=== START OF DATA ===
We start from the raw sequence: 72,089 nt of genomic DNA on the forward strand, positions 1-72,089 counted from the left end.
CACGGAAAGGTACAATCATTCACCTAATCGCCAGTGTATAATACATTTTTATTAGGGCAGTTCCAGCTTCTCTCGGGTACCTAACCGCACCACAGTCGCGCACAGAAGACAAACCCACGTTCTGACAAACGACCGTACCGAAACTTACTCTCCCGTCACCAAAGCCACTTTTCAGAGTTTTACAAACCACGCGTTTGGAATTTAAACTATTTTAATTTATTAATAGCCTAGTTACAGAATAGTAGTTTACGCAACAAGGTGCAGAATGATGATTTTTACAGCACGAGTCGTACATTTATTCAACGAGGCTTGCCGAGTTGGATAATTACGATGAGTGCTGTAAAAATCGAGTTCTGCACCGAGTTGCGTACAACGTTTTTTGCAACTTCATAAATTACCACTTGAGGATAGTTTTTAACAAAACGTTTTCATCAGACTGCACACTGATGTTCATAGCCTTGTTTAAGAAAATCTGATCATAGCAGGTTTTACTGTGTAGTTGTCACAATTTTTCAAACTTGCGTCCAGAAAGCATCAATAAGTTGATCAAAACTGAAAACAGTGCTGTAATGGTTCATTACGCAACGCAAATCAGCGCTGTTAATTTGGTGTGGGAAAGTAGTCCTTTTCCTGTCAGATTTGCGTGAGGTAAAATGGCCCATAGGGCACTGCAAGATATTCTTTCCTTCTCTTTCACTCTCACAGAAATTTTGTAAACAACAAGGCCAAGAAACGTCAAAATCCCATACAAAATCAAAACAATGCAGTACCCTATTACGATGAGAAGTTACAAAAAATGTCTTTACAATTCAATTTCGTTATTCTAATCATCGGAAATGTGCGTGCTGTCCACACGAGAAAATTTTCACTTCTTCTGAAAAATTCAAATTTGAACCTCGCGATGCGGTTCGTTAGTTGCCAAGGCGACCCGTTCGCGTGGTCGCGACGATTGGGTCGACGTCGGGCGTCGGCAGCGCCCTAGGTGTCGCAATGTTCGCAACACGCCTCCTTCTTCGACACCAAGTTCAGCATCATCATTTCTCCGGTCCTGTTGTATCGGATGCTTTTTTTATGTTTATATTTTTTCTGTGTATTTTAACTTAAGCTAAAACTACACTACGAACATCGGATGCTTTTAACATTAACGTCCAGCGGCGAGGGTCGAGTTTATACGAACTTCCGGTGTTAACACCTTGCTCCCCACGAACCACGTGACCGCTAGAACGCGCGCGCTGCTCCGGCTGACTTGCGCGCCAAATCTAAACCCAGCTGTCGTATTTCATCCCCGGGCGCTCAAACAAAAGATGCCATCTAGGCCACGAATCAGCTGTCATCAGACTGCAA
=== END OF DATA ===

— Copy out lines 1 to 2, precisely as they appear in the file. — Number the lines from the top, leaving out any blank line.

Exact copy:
We start from the raw sequence: 72,089 nt of genomic DNA on the forward strand, positions 1-72,089 counted from the left end.
CACGGAAAGGTACAATCATTCACCTAATCGCCAGTGTATAATACATTTTTATTAGGGCAGTTCCAGCTTCTCTCGGGTACCTAACCGCACCACAGTCGCGCACAGAAGACAAACCCACGTTCTGACAAACGACCGTACCGAAACTTACTCTCCCGTCACCAAAGCCACTTTTCAGAGTTTTACAAACCACGCGTTTGGAATTTAAACTATTTTAATTTATTAATAGCCTAGTTACAGAATAGTAGTTTACGCAACAAGGTGCAGAATGATGATTTTTACAGCACGAGTCGTACATTTATTCAACGAGGCTTGCCGAGTTGGATAATTACGATGAGTGCTGTAAAAATCGAGTTCTGCACCGAGTTGCGTACAACGTTTTTTGCAACTTCATAAATTACCACTTGAGGATAGTTTTTAACAAAACGTTTTCATCAGACTGCACACTGATGTTCATAGCCTTGTTTAAGAAAATCTGATCATAGCAGGTTTTACTGTGTAGTTGTCACAATTTTTCAAACTTGCGTCCAGAAAGCATCAATAAGTTGATCAAAACTGAAAACAGTGCTGTAATGGTTCATTACGCAACGCAAATCAGCGCTGTTAATTTGGTGTGGGAAAGTAGTCCTTTTCCTGTCAGATTTGCGTGAGGTAAAATGGCCCATAGGGCACTGCAAGATATTCTTTCCTTCTCTTTCACTCTCACAGAAATTTTGTAAACAACAAGGCCAAGAAACGTCAAAATCCCATACAAAATCAAAACAATGCAGTACCCTATTACGATGAGAAGTTACAAAAAATGTCTTTACAATTCAATTTCGTTATTCTAATCATCGGAAATGTGCGTGCTGTCCACACGAGAAAATTTTCACTTCTTCTGAAAAATTCAAATTTGAACCTCGCGATGCGGTTCGTTAGTTGCCAAGGCGACCCGTTCGCGTGGTCGCGACGATTGGGTCGACGTCGGGCGTCGGCAGCGCCCTAGGTGTCGCAATGTTCGCAACACGCCTCCTTCTTCGACACCAAGTTCAGCATCATCATTTCTCCGGTCCTGTTGTATCGGATGCTTTTTTTATGTTTATATTTTTTCTGTGTATTTTAACTTAAGCTAAAACTACACTACGAACATCGGATGCTTTTAACATTAACGTCCAGCGGCGAGGGTCGAGTTTATACGAACTTCCGGTGTTAACACCTTGCTCCCCACGAACCACGTGACCGCTAGAACGCGCGCGCTGCTCCGGCTGACTTGCGCGCCAAATCTAAACCCAGCTGTCGTATTTCATCCCCGGGCGCTCAAACAAAAGATGCCATCTAGGCCACGAATCAGCTGTCATCAGACTGCAA